Lure choices in my play book are simple. For numbers, it's the Bass Assassin 5-inch shad, 4-inch sea shad, and the new BLURP shrimp patterns. Rig these with a 1/16-oz screw lock chartreuse jig heads and you're in business. I like the 2/0 size hook, the smaller, shorter shank is the best in my book. Mirrolure's Catch 5 and Top Dog series will be productive as well. Never forget spoons, I like the Johnson weedless and the new H&H weedless spoons on the market now.

In July, there is always the threat of tropical storms and hurricanes. Tropical systems in the gulf will cause tides to rise and with this comes stronger tidal movements. Both of these factors will do nothing but help you this time of year. Now you do not want to be on the water during the storms or winds that accompany such storms but prior to and after such events the fishing can be fantastic.

With all game plans, there are exceptions but the above-described game plan should hold true for most of the days in July. Maybe now you have a better understanding of what a game plan is and why having one is so important.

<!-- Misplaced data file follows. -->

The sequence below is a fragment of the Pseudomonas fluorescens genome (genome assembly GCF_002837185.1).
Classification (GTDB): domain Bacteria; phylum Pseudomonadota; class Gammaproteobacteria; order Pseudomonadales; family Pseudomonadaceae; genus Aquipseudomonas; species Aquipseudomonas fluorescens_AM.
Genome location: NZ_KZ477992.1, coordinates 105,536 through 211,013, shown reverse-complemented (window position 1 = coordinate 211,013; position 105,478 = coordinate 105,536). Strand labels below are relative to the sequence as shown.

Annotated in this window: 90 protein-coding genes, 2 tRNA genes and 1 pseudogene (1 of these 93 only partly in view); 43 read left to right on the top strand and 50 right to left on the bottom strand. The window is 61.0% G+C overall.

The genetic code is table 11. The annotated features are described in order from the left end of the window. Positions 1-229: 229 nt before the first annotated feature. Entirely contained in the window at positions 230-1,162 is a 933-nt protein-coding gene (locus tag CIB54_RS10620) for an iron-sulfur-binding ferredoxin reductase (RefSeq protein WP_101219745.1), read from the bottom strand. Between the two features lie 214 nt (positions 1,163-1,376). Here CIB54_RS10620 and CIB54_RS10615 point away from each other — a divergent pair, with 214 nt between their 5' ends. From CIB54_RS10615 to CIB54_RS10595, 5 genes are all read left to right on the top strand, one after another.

In closing, I want to say something that has been on my mind. I hope that those of you that so generously support this magazine NEVER get the impression from me that you are not important to me or that I think I am some sort of fishing GURU. I am a regular guy, just like you. I have been blessed to have a job I love for almost 28 years now. I simply get to go more than you do!

My articles are meant to be simple, just meat and potatoes, an account of what I have seen over the years. I hope it helps you in your quest for whatever it is you're looking for in your everyday fishing ventures. Sometimes I forget that what is important is you learning, me continuing to learn, and me continuing to share those experiences with you. Have a great July and be sure and pick up a log book so you can record each trip you take. The more knowledge, the better the game plan.